News Release

Vapor-solid interfacial reaction and polymerization for wafer-scale uniform and ultrathin two-dimensional organic films

Peer-Reviewed Publication

Science China Press

Comparison of the fiber and thin film formed on SiO2/Si and Cu substrates using the same C12S3Br6 molecule source

image: (a) Schematic of vapor deposition process with two heat zones. (b) SEM image of fibers formed on SiO2/Si substrate. (c) Comparison of XRD data for fibers and the source. (d) TEM image of a fiber. (e) Corresponding SAED pattern of the fiber in d. (f) Optical image of thin-film transferred onto SiO2/Si substrate. Inset: a 5 cm × 5 cm thin film on Si/SiO2 wafer. (g) Optical closed-up image of a thin film with an edge. Inset: the corresponding SEM image of the thin film sample. (h) AFM height image of the thin film with an edge on a SiO2/Si substrate, which shows that the thickness of the thin film is approximately 2.81 nm (Inset). (i) XPS spectra of a thin film on SiO2/Si (top red) and source (bottom blue), showing the absence of Br groups in the thin film. view more 

Credit: ©Science China Press

This research is accomplished by Wenqian Yao (Sino-Danish Center for Education and Research, Sino-Danish College, University of Chinese Academy of Sciences, Beijing 100049, China.) and Dr. He Yang (Beijing National Laboratory for Molecular Sciences, Key Laboratory of Organic Solids, Institute of Chemistry, Chinese Academy of Science, Beijing 100190, P. R. China) under the guidance of Prof. Yunqi Liu and Prof. Bin Wu.

It is well-known that chemical vapor deposition is a conventional synthesis method to fabricate large-scale and high-quality two-dimensional materials, such as graphene, hexagonal boron nitride, and transition-metal dichalcogenides. While, for organic films, solution-based methods, such as inkjet printing, spin coating, and drop and micro-contact printing, are commonly used.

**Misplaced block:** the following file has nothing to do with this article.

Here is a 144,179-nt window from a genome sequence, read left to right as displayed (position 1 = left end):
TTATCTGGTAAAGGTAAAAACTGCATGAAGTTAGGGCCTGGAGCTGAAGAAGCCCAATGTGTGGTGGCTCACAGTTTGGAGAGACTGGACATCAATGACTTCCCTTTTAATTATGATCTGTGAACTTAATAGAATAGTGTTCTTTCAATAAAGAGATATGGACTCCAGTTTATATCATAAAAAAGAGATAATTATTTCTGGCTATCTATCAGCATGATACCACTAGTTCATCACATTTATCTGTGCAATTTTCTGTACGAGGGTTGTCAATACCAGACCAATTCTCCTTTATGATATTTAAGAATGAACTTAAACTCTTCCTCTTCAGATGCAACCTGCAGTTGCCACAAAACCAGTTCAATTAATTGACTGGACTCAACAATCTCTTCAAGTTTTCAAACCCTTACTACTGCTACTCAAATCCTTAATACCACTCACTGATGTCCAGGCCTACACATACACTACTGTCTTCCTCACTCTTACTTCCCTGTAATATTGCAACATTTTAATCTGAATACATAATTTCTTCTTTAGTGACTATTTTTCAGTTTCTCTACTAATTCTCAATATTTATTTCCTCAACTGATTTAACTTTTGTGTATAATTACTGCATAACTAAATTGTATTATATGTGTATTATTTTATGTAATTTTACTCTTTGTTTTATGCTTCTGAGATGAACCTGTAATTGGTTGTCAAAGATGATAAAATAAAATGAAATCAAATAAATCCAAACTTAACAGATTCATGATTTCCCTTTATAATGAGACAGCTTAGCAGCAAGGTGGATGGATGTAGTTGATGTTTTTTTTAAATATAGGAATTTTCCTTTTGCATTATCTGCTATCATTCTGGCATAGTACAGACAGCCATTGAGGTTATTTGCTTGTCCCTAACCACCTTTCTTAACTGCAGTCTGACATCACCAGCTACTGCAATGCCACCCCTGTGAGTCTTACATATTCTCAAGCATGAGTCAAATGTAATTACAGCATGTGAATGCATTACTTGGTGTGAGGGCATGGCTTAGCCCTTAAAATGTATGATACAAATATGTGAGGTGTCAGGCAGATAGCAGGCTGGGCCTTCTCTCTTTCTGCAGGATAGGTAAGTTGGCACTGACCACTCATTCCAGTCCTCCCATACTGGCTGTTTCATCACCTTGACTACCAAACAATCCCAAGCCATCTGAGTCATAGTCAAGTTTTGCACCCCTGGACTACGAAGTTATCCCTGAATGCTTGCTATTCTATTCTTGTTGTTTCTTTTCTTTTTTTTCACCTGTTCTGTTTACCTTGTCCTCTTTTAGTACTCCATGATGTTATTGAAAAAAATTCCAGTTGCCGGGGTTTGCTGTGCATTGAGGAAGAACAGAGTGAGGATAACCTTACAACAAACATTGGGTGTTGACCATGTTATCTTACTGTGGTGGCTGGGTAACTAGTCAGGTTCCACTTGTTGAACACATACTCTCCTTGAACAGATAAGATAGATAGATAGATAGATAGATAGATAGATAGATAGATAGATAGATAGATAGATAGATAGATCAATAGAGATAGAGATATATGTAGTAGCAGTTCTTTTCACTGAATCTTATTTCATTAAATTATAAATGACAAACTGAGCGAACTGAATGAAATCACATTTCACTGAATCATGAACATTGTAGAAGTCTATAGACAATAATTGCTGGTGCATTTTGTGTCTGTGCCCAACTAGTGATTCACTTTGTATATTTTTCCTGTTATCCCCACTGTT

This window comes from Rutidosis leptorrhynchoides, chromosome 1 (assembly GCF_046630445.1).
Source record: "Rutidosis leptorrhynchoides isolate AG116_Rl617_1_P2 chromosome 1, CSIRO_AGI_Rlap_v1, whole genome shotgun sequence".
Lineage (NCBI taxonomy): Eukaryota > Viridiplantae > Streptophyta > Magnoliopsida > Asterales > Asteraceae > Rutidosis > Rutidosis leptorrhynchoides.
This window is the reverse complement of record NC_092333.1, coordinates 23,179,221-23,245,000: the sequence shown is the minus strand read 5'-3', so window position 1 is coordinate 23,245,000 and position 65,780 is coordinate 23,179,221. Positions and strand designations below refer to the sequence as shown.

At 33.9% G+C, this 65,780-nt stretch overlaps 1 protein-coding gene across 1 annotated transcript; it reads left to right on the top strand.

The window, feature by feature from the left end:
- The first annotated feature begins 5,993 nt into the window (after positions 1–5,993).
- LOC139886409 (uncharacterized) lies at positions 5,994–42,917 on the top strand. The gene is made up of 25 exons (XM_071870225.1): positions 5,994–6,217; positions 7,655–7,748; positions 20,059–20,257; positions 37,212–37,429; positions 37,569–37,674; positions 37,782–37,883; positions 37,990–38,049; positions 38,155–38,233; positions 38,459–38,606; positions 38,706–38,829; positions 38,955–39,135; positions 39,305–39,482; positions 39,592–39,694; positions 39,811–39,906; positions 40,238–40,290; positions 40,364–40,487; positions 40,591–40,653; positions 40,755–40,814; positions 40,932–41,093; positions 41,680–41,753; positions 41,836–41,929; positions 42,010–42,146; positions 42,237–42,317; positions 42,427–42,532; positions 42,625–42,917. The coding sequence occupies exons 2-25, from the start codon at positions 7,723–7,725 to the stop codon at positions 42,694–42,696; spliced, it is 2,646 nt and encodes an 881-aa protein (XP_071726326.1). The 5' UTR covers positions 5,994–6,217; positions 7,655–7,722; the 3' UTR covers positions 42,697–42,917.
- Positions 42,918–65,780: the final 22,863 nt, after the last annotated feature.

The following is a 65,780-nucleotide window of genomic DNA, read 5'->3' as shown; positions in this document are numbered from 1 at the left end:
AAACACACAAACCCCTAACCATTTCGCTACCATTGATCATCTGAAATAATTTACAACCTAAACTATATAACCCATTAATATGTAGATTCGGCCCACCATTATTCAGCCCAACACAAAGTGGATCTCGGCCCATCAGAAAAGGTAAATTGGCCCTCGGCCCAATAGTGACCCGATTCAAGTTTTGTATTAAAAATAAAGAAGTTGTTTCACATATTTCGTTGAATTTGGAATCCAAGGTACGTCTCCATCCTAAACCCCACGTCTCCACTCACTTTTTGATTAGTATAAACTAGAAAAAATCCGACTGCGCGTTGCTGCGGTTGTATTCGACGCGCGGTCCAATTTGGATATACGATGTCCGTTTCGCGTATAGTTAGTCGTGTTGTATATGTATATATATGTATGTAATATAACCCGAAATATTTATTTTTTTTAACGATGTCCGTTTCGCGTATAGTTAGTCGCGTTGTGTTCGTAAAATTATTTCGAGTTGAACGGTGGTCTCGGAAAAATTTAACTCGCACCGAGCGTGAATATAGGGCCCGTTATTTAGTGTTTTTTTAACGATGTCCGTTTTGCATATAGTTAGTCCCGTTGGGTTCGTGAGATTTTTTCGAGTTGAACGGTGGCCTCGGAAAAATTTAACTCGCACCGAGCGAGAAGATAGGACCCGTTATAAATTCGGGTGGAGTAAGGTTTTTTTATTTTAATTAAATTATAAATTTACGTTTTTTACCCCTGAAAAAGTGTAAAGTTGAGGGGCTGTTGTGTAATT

Wenqian Yao and He Yang, together with lab director Yunqi Liu and Bin Wu, sought to determine whether insoluble molecules could also be used to prepare films with chemical vapor deposition. They chose three kinds of molecules which were homemade in Yunqi Liu’s group.

The team demonstrate a general method for growing wafer-scale continuous, uniform, and ultrathin (2–5 nm) organic films. This method is based on a copper (Cu) surface-mediated reaction and polymerization of several equivalent bromine (Br)-containing π-conjugated small molecules (C12S3Br6, C24H4O2Br2, and C24H12Br2N4), in which local surface-mediated polymerization and internal π-π interactions among organic molecules are responsible for the dimension and uniformity control of the thin films. Besides, by using different facet of underlying Cu substrates, the growth rate and morphology of thin films were found to be Cu-facet-dependent, and single-crystal Cu(111) surfaces could improve the uniformity of thin films. In addition, the number of Br groups and size of organic molecules were critical for crystallinity and thin-film formation.

It is proposed that this method can be used to fabricate heterostructures, such as organic film/graphene, paving a new way for various functional materials and device applications.

See the article:

Vapor-solid interfacial reaction and polymerization for wafer-scale uniform and ultrathin two-dimensional organic films

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